With the virtual classroom now being a part of education at all levels, students have to learn to perform well in it. Efficient online learning is made possible by effective communication among peers and with teachers. It can be challenging to navigate this space, especially as a first-year student.
So if you want to communicate effectively in a virtual classroom, here are some tips from student living specialist Scape and body language expert, Professor Gwyneth Doherty-Sneddon. Professor Doherty-Sneddon, who is Head of the School of Psychology at Newcastle University, has helped students overcome communication barriers they face with Zoom.
Lip reading is an important part of our understanding and hearing of one another. We know that if lip movements are not synched to the sound they make — for instance when you are on an out of synch Zoom call — you can start to mishear sounds. While we naturally tend to rely on watching people’s mouths move to hear what they are saying, we can easily combat misunderstanding by taking the time to listen properly to what others are saying.
If you miss something, don’t be afraid to politely ask them to repeat themselves. Similarly, if you are the one speaking, speak much more slowly and clearly – no need to shout but add tone and expression to your speech to make it easier to understand.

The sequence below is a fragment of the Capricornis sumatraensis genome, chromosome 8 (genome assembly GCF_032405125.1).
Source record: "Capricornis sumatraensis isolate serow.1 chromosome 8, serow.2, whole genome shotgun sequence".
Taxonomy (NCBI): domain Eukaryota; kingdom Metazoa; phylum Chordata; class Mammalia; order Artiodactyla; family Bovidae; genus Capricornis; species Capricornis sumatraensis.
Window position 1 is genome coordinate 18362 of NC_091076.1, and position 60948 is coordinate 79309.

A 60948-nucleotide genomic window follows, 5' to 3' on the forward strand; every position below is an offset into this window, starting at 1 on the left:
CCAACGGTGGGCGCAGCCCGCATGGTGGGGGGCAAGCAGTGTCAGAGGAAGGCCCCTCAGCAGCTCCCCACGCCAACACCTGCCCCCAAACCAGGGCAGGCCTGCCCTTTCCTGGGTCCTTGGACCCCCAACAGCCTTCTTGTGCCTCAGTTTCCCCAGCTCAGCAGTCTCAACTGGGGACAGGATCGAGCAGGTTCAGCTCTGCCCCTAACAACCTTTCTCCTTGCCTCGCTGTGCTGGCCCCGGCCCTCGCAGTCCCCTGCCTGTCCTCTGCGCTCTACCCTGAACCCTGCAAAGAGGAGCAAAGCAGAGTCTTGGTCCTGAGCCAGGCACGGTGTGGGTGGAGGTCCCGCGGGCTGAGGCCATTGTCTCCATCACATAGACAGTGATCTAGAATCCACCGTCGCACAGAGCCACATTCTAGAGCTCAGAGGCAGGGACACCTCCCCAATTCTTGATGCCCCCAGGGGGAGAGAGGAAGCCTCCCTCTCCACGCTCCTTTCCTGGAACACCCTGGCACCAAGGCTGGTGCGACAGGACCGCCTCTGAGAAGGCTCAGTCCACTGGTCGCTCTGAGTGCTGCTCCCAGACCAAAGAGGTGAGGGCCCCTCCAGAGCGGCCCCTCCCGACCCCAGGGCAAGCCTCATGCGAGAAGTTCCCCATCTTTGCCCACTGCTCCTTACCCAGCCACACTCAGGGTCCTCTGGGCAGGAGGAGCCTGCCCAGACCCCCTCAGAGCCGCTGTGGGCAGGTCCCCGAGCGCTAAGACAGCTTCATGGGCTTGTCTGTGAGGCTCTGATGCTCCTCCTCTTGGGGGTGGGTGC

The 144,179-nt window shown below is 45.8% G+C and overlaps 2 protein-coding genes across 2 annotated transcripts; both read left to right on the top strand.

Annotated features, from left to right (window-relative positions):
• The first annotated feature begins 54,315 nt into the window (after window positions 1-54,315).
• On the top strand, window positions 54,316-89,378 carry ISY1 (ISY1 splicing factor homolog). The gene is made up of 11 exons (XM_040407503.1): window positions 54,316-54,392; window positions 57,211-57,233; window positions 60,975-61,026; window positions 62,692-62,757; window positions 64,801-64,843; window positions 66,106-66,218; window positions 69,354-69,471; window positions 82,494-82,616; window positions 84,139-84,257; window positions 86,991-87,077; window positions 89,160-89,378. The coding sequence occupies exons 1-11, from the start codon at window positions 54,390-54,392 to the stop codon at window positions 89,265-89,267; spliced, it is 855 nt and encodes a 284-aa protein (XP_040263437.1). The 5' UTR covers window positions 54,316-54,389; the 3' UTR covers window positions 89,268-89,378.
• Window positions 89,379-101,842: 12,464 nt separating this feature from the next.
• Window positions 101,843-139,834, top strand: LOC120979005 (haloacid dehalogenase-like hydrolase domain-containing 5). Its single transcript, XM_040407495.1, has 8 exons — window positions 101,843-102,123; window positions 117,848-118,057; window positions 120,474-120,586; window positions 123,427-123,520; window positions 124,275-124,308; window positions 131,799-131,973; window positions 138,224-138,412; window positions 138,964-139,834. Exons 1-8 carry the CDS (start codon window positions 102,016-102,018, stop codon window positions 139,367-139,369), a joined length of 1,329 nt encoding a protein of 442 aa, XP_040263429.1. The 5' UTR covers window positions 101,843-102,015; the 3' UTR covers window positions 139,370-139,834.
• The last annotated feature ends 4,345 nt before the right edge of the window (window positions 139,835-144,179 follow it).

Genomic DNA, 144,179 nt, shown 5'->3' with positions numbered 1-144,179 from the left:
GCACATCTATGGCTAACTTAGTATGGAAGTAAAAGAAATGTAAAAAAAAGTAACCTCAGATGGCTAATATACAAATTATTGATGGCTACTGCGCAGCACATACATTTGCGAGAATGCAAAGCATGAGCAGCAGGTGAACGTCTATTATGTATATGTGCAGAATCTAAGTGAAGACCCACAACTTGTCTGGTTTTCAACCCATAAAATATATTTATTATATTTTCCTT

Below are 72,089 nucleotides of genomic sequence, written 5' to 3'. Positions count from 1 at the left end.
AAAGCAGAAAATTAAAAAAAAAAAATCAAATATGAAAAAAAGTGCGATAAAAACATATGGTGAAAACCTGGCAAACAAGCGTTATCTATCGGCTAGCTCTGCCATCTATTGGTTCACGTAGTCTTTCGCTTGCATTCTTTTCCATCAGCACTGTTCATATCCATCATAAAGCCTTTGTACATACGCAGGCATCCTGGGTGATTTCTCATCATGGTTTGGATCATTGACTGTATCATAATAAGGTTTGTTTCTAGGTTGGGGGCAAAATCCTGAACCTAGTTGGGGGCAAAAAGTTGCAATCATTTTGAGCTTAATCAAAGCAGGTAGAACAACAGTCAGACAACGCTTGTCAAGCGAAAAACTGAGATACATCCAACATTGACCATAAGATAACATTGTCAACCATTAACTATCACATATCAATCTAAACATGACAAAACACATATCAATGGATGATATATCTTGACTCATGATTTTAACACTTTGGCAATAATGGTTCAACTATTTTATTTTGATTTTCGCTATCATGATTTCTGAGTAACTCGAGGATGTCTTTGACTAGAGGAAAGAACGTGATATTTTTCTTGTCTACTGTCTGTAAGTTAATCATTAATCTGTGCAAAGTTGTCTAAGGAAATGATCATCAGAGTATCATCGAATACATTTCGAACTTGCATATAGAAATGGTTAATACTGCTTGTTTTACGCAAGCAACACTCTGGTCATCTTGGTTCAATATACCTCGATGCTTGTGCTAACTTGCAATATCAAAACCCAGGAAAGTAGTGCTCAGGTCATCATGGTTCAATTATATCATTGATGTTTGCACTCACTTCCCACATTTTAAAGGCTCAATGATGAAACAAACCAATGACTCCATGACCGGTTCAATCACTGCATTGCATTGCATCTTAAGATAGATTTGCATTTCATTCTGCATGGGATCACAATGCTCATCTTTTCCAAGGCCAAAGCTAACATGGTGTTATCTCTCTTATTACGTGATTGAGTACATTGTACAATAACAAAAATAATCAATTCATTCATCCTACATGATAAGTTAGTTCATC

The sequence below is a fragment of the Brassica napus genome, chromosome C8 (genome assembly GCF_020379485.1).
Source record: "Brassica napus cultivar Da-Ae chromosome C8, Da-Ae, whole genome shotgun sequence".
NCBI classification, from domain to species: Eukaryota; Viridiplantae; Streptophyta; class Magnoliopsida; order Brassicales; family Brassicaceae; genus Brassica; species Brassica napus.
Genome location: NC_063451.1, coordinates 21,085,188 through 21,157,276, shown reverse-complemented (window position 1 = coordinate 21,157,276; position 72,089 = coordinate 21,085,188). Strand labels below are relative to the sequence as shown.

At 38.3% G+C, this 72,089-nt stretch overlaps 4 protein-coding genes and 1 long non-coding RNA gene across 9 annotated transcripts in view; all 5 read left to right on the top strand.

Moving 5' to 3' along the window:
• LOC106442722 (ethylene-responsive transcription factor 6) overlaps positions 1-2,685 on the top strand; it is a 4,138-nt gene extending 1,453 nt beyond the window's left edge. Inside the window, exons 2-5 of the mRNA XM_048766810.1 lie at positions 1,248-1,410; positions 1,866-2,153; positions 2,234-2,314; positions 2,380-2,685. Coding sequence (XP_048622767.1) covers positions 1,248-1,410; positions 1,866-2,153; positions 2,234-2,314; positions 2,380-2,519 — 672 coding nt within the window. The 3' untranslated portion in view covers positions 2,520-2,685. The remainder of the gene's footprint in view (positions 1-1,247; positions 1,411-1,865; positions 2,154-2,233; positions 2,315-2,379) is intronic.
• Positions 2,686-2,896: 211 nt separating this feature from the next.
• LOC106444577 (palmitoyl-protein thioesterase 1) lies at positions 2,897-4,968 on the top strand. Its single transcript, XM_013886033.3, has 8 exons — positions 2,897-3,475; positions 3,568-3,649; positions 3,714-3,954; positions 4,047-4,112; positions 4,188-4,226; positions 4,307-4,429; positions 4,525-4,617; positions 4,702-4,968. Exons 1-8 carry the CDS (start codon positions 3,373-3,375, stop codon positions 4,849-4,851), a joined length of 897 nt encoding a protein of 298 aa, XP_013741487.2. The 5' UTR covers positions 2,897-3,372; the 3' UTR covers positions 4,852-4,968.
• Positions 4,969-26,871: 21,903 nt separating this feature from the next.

Mouths feel like the easiest part of our body to control as we constantly use our mouth muscles to eat, speak, smile and frown. Though it may seem easier to use and rely on the mouth to express our feelings, there are many other gestures we can adopt to positively engage with others. For instance, hand gestures and gentle, attentive movements can play an integral part in developing our relationships with others in a virtual classroom.
People that motion with their hands and gesture when they speak are often liked more by others because it’s easier to understand what they’re communicating. Another way to connect with others in a non-verbal way is by mirroring the body language of others. We can build important rapport by adopting similar expressions and postures to those around us.
Look on the bright side
We get it — social distancing can be a drag. However, Professor Doherty-Sneddon encourages students to start seeing these barriers of communication as opportunities to get more involved and embrace the new. The same goes for lectures in a virtual classroom. Instead of turning your camera off and not engaging with others, make an effort to respond and engage with them. Ask questions where you can.
If you think about it, large lecture halls are far more daunting spaces to acknowledge others and put your hand up to share thoughts and questions. The virtual lecture means you get to see people’s faces more than you would do when you’re turned towards a lecturer, so make the most of this new opportunity and use it to get to know fellow students on your course.